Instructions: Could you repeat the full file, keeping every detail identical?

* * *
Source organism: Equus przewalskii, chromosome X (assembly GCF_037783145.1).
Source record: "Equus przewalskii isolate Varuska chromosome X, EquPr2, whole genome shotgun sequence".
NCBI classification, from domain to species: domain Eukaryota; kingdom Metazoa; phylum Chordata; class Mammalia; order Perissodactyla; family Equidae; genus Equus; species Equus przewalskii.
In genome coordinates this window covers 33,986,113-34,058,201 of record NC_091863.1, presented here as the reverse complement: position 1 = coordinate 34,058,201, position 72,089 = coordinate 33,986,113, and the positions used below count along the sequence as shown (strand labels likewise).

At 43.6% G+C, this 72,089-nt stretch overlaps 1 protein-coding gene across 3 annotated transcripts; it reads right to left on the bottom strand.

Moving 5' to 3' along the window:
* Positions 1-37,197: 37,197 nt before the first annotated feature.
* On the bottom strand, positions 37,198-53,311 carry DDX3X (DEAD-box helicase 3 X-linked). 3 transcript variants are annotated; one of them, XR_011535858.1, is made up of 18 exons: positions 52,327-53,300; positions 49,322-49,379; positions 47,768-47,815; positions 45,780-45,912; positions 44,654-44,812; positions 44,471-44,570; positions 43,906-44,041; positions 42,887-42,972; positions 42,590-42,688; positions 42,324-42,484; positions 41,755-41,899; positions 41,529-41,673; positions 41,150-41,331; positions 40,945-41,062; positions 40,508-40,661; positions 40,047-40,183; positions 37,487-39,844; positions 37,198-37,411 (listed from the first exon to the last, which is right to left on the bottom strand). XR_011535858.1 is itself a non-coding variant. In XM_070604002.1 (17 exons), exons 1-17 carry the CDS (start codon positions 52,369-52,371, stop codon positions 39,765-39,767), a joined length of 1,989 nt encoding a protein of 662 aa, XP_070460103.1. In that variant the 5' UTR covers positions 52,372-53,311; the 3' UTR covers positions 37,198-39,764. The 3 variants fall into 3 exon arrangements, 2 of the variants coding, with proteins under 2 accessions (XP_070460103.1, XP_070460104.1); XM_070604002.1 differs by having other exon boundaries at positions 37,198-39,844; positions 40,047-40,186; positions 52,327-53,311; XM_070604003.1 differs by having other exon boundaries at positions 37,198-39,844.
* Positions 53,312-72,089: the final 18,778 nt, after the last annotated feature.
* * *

Source organism: Equus przewalskii, chromosome X (assembly GCF_037783145.1).
Source record: "Equus przewalskii isolate Varuska chromosome X, EquPr2, whole genome shotgun sequence".
NCBI classification, from domain to species: domain Eukaryota; kingdom Metazoa; phylum Chordata; class Mammalia; order Perissodactyla; family Equidae; genus Equus; species Equus przewalskii.
In genome coordinates this window covers 33,986,113-34,058,201 of record NC_091863.1, presented here as the reverse complement: position 1 = coordinate 34,058,201, position 72,089 = coordinate 33,986,113, and the positions used below count along the sequence as shown (strand labels likewise).

At 43.6% G+C, this 72,089-nt stretch overlaps 1 protein-coding gene across 3 annotated transcripts; it reads right to left on the bottom strand.

Moving 5' to 3' along the window:
* Positions 1-37,197: 37,197 nt before the first annotated feature.
* On the bottom strand, positions 37,198-53,311 carry DDX3X (DEAD-box helicase 3 X-linked). 3 transcript variants are annotated; one of them, XR_011535858.1, is made up of 18 exons: positions 52,327-53,300; positions 49,322-49,379; positions 47,768-47,815; positions 45,780-45,912; positions 44,654-44,812; positions 44,471-44,570; positions 43,906-44,041; positions 42,887-42,972; positions 42,590-42,688; positions 42,324-42,484; positions 41,755-41,899; positions 41,529-41,673; positions 41,150-41,331; positions 40,945-41,062; positions 40,508-40,661; positions 40,047-40,183; positions 37,487-39,844; positions 37,198-37,411 (listed from the first exon to the last, which is right to left on the bottom strand). XR_011535858.1 is itself a non-coding variant. In XM_070604002.1 (17 exons), exons 1-17 carry the CDS (start codon positions 52,369-52,371, stop codon positions 39,765-39,767), a joined length of 1,989 nt encoding a protein of 662 aa, XP_070460103.1. In that variant the 5' UTR covers positions 52,372-53,311; the 3' UTR covers positions 37,198-39,764. The 3 variants fall into 3 exon arrangements, 2 of the variants coding, with proteins under 2 accessions (XP_070460103.1, XP_070460104.1); XM_070604002.1 differs by having other exon boundaries at positions 37,198-39,844; positions 40,047-40,186; positions 52,327-53,311; XM_070604003.1 differs by having other exon boundaries at positions 37,198-39,844.
* Positions 53,312-72,089: the final 18,778 nt, after the last annotated feature.